[JURIST] Leading Tuesday's corporations and securities law news, the Wall Street Journal is reporting [subscription req'd] American International Group Inc. (AIG) [corporate website] has fired CFO Howard I. Smith and a vice president Christian M. Milton after the executives indicated they would invoke the Fifth Amendment [text] with regulators over the probe AIG manipulated its books. Both Smith and Milton were allegedly involved in the transaction involving General Re Corp. [corporate website] which is under scrutiny by regulators. The probe by New York Attorney General Eliot Spitzer [official website], the SEC and federal prosecutors involves a complex reinsurance deal, which may have been used to manipulate AIG's books. In late 2000 and early 2001, AIG reportedly booked $500 million in premium revenue from General Re and followed by adding $500 million in reserves to its balance sheet. AP has more.
In other news...
- UK Home Secretary Charles Clarke [official website] was given more time by a court in London to consider a US request to extradite three former bankers of Royal Bank of Scotland Group Plc's Greenwich NatWest unit [corporate website] to stand trial on charges they used an Enron [corporate website; JURIST Hot Topic news archive] off- the-books partnership to defraud Royal Bank of $7.3 million. A UK court had ruled in October that the three bankers could be extradited but the bankers claim they should be tried in the UK, asking for a separate judicial review in their case. This is the third delay Secretary Clarke has received. Read the indictment against the three bankers [PDF]. Bloomberg has more and the Houston Chronicle has continuing coverage of the Enron trials.
- The National Association of Securities Dealers (NASD) [corporate website] announced it has fined Spear Leeds & Kellogg, recently acquired by Goldman Sachs Execution & Clearing [corporate website], $1 million for concealing sales of IPOs from the Depository Trust Corp. Spear Leeds did not deny or admit any responsibility. Read the NASD press release. AFX has more.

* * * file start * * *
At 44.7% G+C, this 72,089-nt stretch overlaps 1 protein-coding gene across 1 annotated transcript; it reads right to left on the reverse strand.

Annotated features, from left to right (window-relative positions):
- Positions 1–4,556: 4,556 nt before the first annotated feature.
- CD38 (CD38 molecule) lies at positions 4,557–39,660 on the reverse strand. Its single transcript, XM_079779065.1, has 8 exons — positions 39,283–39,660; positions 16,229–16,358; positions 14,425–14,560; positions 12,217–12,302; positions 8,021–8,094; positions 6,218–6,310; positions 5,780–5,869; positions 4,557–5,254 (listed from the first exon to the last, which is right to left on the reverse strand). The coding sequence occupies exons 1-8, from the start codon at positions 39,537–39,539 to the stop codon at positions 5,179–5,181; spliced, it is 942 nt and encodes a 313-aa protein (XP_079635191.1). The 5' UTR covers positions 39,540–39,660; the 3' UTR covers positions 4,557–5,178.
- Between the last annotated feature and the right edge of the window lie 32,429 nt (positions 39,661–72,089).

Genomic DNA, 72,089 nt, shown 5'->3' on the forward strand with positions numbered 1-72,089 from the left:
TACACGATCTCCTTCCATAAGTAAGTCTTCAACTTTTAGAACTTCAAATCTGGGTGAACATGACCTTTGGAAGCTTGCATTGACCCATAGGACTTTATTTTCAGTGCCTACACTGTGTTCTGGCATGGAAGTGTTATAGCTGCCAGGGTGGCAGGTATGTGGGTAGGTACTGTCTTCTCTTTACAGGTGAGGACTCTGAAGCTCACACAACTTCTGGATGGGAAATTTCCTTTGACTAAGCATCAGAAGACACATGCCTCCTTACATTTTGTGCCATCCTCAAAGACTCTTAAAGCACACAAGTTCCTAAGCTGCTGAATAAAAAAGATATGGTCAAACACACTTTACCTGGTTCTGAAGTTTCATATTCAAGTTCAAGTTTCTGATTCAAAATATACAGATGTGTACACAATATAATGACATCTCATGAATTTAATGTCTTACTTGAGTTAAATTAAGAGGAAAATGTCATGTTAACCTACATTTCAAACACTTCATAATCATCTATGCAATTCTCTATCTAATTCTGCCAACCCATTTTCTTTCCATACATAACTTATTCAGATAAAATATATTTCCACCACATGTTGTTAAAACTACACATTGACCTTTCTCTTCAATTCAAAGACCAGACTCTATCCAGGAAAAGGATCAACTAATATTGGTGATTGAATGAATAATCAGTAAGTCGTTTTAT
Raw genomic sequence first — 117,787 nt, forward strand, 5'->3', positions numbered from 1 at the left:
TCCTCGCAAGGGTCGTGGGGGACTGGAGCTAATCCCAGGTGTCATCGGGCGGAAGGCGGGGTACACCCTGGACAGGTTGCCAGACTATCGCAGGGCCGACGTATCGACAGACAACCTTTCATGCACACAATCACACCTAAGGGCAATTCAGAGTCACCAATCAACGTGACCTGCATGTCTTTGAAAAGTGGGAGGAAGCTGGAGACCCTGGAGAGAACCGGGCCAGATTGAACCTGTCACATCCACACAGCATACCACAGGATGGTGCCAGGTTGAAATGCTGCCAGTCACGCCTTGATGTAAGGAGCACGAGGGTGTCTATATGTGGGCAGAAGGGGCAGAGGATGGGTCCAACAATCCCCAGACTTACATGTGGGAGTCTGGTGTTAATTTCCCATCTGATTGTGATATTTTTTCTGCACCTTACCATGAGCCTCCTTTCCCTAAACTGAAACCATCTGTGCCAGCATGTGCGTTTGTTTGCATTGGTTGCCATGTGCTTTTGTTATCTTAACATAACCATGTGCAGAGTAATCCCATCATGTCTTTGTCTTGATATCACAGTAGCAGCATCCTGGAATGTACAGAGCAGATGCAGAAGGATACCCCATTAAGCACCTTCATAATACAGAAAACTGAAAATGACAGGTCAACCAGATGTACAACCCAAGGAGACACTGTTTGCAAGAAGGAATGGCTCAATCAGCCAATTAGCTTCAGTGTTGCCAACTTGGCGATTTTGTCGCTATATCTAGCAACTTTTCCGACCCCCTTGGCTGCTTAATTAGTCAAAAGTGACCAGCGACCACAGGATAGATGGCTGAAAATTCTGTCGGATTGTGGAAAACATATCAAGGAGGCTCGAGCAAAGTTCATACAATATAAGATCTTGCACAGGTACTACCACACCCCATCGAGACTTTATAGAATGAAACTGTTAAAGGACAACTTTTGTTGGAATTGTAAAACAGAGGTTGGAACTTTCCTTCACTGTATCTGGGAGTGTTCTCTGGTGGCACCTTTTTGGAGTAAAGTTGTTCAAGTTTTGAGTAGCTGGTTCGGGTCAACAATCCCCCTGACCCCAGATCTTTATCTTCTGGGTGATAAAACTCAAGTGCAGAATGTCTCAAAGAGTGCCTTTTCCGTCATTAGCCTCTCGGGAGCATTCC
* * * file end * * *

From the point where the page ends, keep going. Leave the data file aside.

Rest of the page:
- Delphi Corp. [corporate website], the world's largest auto supplier, announced it has completed an internal probe into accounting errors at the company. Delphi has stated that it overstated its cash flow by $200 million in 2000 and overstated its pretax income by $61 million in 2001. The full results of the probe will be reported when the company restates its earnings which will be done by June 30. Read the Delphi press release. AP has more.
- GE Capital unit announced it has withdrawn a $2 billion loan facility for General Motors (GM) [corporate website] and its suppliers. GM will now have to provide its own early payment service to its suppliers. Reuters has more.
- Oracle Corp. [corporate website] won its bid to buy retail software maker Retek Inc. [corporate website] for about $670 million. Oracle beat out German rival SAP AG [corporate website] for Retek. Read the Oracle press release and the Retek press release. AP has more.
- IBM [corporate website] and Compuware Corp. [corporate website] announced they have settled the lawsuit brought by Compuware which accused IBM of predatory pricing and antitrust violations. Under the settlement, IBM will license $140 million of Compuware software over the next four years and will offer to buy $260 million of Compuware services over the same period. Read the Compuware press release. Read the IBM press release. Reuters has more.